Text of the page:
A small number of children with ‘glue ear’ go on to experience longer term hearing difficulties, an important issue for SENCOs to convey to class teachers

‘Glue ear’ is a by-product of the many colds and flu that circulate in schools. As many as four out of five children have at least one bout of glue ear before their fourth birthday – with a substantial proportion of them experiencing regular recurrence of temporary hearing loss throughout their primary school years. A smaller group go on to experience hearing difficulties in their teenage years.

Children with glue ear can experience different levels of hearing loss from day to day – even from lesson to lesson. Their inattentiveness can sometimes be mistaken for naughtiness, so it’s important to know the signs and be able to pick up on any clues to hearing loss. Look out for children who:

  • Seem inattentive, hear only ‘what they want to hear’
  • Talk too loudly
  • Are quiet and ‘in a world of their own’
  • Turn up the volume control on PCs and televisions
  • Say ‘pardon’, ‘what?’ more than usual
  • Look to classmates for a lead about what to do and copy their actions
  • Do not react to a noise or instruction coming from behind them.
  • Complain of earache and not feeling well.
  • Mispronounce some sounds/words.
  • Get very tired during the day – having to concentrate very hard to hear people uses up a lot of energy.

For pupils with hearing impairment:

  • Be sure to speak to parents – they may not have picked up on the problem.
  • Check the best seating position (e g. away from the hum of OHP, computers, etc) with good ear to speaker. Cut down background noise where possible.
  • Make sure that the pupil can see your face, for reading your facial expressions and lip reading. Avoid talking when facing the board, obscuring your face with a book, or standing and talking in a position where the light is behind you, e.g. near the window, where you appear in silhouette to the child. Also avoid places where your face is in strong shadow.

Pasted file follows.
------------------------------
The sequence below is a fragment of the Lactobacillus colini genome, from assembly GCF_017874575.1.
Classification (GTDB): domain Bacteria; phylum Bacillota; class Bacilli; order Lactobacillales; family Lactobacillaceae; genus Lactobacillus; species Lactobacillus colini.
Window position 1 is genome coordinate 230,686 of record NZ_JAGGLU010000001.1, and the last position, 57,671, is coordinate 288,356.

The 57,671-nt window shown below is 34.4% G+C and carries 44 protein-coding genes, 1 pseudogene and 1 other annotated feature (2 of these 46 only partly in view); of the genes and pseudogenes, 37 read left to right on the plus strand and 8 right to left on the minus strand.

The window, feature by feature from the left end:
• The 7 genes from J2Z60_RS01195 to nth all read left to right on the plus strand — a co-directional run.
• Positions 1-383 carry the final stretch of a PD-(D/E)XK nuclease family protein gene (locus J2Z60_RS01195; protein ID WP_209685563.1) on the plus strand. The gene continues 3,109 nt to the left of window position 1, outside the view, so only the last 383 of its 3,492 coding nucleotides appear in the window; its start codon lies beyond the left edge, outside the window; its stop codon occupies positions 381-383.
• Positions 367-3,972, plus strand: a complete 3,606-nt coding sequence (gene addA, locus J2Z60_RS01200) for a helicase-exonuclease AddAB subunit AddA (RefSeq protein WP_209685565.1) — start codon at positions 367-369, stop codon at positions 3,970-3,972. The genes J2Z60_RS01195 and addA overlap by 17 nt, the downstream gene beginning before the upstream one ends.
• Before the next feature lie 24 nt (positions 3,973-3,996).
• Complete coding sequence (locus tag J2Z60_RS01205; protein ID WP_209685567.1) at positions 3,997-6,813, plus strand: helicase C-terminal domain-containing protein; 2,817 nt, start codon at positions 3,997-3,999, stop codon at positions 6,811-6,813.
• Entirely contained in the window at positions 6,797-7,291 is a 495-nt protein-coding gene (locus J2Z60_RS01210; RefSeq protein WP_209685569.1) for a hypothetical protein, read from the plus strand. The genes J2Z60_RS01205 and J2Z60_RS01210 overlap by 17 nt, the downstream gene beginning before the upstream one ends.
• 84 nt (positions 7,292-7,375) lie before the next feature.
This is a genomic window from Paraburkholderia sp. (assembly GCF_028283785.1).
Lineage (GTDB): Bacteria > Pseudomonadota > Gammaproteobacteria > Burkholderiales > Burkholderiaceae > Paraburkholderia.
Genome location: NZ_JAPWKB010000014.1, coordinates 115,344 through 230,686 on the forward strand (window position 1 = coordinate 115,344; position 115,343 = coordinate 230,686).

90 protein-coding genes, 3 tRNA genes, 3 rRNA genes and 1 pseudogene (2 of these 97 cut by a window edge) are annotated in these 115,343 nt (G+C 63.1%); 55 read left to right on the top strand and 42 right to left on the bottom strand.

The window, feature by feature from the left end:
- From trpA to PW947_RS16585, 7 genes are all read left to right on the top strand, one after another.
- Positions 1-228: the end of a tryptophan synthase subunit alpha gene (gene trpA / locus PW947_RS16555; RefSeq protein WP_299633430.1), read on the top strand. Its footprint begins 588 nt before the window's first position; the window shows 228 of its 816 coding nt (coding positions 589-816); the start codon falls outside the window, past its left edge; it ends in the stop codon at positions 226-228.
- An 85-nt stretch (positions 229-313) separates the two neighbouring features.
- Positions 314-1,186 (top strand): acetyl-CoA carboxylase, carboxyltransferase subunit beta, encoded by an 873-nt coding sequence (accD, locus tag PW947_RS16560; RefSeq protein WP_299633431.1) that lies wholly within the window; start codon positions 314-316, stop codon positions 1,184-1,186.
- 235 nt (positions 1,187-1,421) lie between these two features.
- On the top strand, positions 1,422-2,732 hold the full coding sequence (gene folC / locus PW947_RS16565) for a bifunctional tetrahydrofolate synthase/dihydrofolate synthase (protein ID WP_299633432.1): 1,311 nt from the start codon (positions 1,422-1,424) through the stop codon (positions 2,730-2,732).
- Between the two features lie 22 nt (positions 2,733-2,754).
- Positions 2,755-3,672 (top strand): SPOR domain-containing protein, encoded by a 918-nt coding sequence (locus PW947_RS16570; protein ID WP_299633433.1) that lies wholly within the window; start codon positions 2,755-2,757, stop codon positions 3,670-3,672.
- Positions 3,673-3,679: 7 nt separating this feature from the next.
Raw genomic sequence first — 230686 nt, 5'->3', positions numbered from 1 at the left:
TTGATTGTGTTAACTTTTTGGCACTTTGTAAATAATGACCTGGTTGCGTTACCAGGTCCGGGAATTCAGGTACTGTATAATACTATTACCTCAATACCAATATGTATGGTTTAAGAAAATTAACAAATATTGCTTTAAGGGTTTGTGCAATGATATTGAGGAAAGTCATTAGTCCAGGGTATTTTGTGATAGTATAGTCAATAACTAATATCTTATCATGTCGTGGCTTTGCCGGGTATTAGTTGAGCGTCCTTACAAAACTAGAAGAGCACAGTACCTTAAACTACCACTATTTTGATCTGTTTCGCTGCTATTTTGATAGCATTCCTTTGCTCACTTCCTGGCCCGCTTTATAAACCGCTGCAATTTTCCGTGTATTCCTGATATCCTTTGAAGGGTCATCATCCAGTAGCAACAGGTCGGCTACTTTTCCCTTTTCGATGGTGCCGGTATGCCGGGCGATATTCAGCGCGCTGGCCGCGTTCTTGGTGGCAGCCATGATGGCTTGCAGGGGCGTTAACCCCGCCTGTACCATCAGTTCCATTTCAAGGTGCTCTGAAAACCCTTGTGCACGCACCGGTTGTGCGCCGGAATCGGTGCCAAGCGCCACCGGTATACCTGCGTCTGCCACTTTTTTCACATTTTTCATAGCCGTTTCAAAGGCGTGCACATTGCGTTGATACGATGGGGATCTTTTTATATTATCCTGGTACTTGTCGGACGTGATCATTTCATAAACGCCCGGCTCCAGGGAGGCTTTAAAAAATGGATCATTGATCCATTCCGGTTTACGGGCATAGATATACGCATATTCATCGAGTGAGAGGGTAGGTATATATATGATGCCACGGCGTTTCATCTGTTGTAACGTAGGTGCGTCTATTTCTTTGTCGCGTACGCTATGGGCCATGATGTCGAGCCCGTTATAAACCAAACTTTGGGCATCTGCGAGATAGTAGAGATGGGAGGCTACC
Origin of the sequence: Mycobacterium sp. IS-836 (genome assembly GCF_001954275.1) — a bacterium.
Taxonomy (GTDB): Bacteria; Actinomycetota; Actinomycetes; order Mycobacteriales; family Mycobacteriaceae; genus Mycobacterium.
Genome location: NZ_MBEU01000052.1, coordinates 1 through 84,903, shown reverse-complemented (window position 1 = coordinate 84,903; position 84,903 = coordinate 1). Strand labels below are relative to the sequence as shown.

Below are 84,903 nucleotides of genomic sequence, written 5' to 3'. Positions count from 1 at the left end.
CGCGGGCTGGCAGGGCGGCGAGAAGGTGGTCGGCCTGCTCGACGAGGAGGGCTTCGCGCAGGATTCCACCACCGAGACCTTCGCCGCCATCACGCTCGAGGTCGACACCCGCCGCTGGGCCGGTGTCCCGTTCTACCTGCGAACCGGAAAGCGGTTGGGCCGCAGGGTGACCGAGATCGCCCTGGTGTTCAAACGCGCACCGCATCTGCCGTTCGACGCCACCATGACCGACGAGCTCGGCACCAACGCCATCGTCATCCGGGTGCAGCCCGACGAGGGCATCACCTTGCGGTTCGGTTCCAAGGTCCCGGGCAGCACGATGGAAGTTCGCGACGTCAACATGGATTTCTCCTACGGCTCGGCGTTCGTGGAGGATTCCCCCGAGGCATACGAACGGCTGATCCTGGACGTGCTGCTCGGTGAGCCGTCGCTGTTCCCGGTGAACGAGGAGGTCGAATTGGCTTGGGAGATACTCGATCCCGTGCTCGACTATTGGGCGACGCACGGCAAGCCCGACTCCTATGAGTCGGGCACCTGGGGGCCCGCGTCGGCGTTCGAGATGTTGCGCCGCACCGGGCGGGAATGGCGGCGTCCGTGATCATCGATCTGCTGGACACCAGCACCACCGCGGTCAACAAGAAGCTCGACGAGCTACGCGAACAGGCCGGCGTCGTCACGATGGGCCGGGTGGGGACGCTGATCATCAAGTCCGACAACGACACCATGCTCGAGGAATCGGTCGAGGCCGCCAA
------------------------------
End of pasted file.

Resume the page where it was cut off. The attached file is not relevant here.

• Talk face-to-face when possible – sitting or bending to the same level as the child for one-to-one exchange.
  • In a whole class or small group situation, attract the child’s attention by saying his/her name before asking a question or giving a instruction; be prepared to repeat points.
  • When talking to the child speak clearly using a normal voice at normal speed. It does not help to try to emphasise your lip-patterns or to raise your voice, but use gesture to reinforce what you say. Keep instructions short.
  • Provide a list of vocabulary, context and visual clues – especially for new subjects. Phonics teaching can be a particular challenge – it will be necessary to revisit particular sounds taught while a child has been experiencing hearing loss.
  • During class discussion allow one pupil to speak at a time and indicate where the speaker is; allow the child to turn around to see other children when they are talking.
  • Check that any hearing aids are working and if there is any other specialist equipment available.
  • Ensure that the child has understood instructions.
  • Be aware that difficulty with spelling can result from hearing loss, particularly with word endings for example walk, walks, walked and walking.
  • Explain to other children in the class how they can help a child with hearing loss.

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This e-bulletin issue was first published in January 2007

About the author: Linda Evans is the author of SENCO Week. She was a teacher/SENCO/adviser/inspector, before joining the publishing world. She now works as a freelance writer, editor and part-time college tutor.

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